Factorial inequation

K1ngbadlex

New member
Joined
Sep 18, 2019
Messages
5
Hello,i hope everybody on this forum is fine, I'm actually in grade 12 and I need
Help for a inequation with factorial :
(K^(n+1))/K(n!) <= (K^K) / K!
Thank you
Ps sorry for my English it is not my mother langage...
 

Dr.Peterson

Elite Member
Joined
Nov 12, 2017
Messages
5,620
What is the goal? Are you trying to solve for K in terms of n, or for n in terms of K, or to prove it is always true, or what? I assume n and K are both natural numbers (positive integers).

Also, please tell us your context (what subject you are studying if this is for a class, and what you have learned that might be useful), and show us your thinking, so we can tell what help you need.
 

K1ngbadlex

New member
Joined
Sep 18, 2019
Messages
5
What is the goal? Are you trying to solve for K in terms of n, or for n in terms of K, or to prove it is always true, or what? I assume n and K are both natural numbers (positive integers).

Also, please tell us your context (what subject you are studying if this is for a class, and what you have learned that might be useful), and show us your thinking, so we can tell what help you need.
Thanks for your reply
You are right I'm sorry, I want to prove that this is always true, I forgot to add, like you say, that N is a natural number and K also and K > n
I'm a student in Japan and I am doing Exercice in recurrence thinking (I don't know if my translation is true) but it is basically when you suppose a statement for a n number and you prove it with n+1 usually used in sequence...
Thank you
 

K1ngbadlex

New member
Joined
Sep 18, 2019
Messages
5
What is the goal? Are you trying to solve for K in terms of n, or for n in terms of K, or to prove it is always true, or what? I assume n and K are both natural numbers (positive integers).

Also, please tell us your context (what subject you are studying if this is for a class, and what you have learned that might be useful), and show us your thinking, so we can tell what help you need.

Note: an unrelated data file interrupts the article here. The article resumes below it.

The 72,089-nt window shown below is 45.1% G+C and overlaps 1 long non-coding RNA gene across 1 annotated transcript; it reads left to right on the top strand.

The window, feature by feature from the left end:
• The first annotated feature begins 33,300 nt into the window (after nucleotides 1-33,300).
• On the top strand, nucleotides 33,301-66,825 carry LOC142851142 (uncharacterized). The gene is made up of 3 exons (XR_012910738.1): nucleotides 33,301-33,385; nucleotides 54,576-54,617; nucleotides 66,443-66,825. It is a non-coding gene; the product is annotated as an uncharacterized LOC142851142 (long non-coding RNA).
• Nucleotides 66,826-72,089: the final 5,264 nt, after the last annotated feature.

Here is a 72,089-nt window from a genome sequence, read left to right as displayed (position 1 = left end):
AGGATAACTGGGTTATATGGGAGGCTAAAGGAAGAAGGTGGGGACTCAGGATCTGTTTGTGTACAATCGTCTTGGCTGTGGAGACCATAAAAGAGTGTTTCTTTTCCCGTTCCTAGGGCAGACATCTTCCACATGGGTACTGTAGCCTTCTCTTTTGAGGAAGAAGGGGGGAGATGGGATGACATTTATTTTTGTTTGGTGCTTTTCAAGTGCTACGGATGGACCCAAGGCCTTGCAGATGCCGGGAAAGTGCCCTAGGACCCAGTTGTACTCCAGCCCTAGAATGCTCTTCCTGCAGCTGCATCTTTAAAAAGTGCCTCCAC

Edit : I changed my previous reply because I did a mistake it is k>n not k>0!
Thank you
 

ksdhart2

Senior Member
Joined
Mar 25, 2016
Messages
1,297
To me this almost feels like a bit of a "trick" question, in that it seems really complex but it's actually not. You don't even need to do a proof by induction (the concept you were describing in post #3), as you can directly demonstrate it's true for any pair \( (K, n) \) that satisfies \(K \gt n\). Work on the left-hand side and divide top and bottom by \(K\):

\(\displaystyle \frac{K^{n+1}}{K \times n!} = \frac{\left( \frac{K^{n+1}}{K} \right)}{\left( \frac{K \times n!}{K} \right)}\)

For this step to be valid, you do have to assume that \( K \neq 0 \), but that's already known because \(K\) and \(n\) are natural numbers and \(K \gt n\) ensures \(K \geq 1\) anyway. Once you've done this step, the rest of the proof should be clear.
 

K1ngbadlex

New member
Joined
Sep 18, 2019
Messages
5
To me this almost feels like a bit of a "trick" question, in that it seems really complex but it's actually not. You don't even need to do a proof by induction (the concept you were describing in post #3), as you can directly demonstrate it's true for any pair \( (K, n) \) that satisfies \(K \gt n\). Work on the left-hand side and divide top and bottom by \(K\):

\(\displaystyle \frac{K^{n+1}}{K \times n!} = \frac{\left( \frac{K^{n+1}}{K} \right)}{\left( \frac{K \times n!}{K} \right)}\)

For this step to be valid, you do have to assume that \( K \neq 0 \), but that's already known because \(K\) and \(n\) are natural numbers and \(K \gt n\) ensures \(K \geq 1\) anyway. Once you've done this step, the rest of the proof should be clear.
Thank you very much, I have prove it thanks to your help.
Have a nice day
 
Top